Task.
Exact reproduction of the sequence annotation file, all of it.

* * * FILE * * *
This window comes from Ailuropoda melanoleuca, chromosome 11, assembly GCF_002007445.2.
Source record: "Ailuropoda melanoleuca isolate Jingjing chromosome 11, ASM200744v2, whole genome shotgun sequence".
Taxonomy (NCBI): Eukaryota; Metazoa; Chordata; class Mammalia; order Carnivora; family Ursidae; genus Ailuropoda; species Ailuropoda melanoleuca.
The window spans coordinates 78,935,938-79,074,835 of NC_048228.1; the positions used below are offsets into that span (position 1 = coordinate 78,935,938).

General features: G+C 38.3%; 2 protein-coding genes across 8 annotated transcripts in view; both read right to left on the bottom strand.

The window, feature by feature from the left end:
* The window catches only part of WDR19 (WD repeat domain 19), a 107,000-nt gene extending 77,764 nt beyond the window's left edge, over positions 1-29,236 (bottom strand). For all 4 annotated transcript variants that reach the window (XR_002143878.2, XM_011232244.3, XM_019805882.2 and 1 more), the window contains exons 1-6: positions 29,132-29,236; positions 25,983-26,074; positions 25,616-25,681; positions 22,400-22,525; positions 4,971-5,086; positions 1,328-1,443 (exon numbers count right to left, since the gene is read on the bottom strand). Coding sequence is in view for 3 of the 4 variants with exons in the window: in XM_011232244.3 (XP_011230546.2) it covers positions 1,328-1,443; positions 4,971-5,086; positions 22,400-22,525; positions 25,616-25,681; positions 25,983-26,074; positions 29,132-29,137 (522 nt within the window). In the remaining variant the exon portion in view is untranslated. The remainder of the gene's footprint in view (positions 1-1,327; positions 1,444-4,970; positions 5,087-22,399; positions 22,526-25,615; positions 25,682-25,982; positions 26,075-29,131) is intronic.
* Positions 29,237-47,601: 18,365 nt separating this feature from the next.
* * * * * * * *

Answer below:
This window comes from Ailuropoda melanoleuca, chromosome 11, assembly GCF_002007445.2.
Source record: "Ailuropoda melanoleuca isolate Jingjing chromosome 11, ASM200744v2, whole genome shotgun sequence".
Taxonomy (NCBI): Eukaryota; Metazoa; Chordata; class Mammalia; order Carnivora; family Ursidae; genus Ailuropoda; species Ailuropoda melanoleuca.
The window spans coordinates 78,935,938-79,074,835 of NC_048228.1; the positions used below are offsets into that span (position 1 = coordinate 78,935,938).

General features: G+C 38.3%; 2 protein-coding genes across 8 annotated transcripts in view; both read right to left on the bottom strand.

The window, feature by feature from the left end:
* The window catches only part of WDR19 (WD repeat domain 19), a 107,000-nt gene extending 77,764 nt beyond the window's left edge, over positions 1-29,236 (bottom strand). For all 4 annotated transcript variants that reach the window (XR_002143878.2, XM_011232244.3, XM_019805882.2 and 1 more), the window contains exons 1-6: positions 29,132-29,236; positions 25,983-26,074; positions 25,616-25,681; positions 22,400-22,525; positions 4,971-5,086; positions 1,328-1,443 (exon numbers count right to left, since the gene is read on the bottom strand). Coding sequence is in view for 3 of the 4 variants with exons in the window: in XM_011232244.3 (XP_011230546.2) it covers positions 1,328-1,443; positions 4,971-5,086; positions 22,400-22,525; positions 25,616-25,681; positions 25,983-26,074; positions 29,132-29,137 (522 nt within the window). In the remaining variant the exon portion in view is untranslated. The remainder of the gene's footprint in view (positions 1-1,327; positions 1,444-4,970; positions 5,087-22,399; positions 22,526-25,615; positions 25,682-25,982; positions 26,075-29,131) is intronic.
* Positions 29,237-47,601: 18,365 nt separating this feature from the next.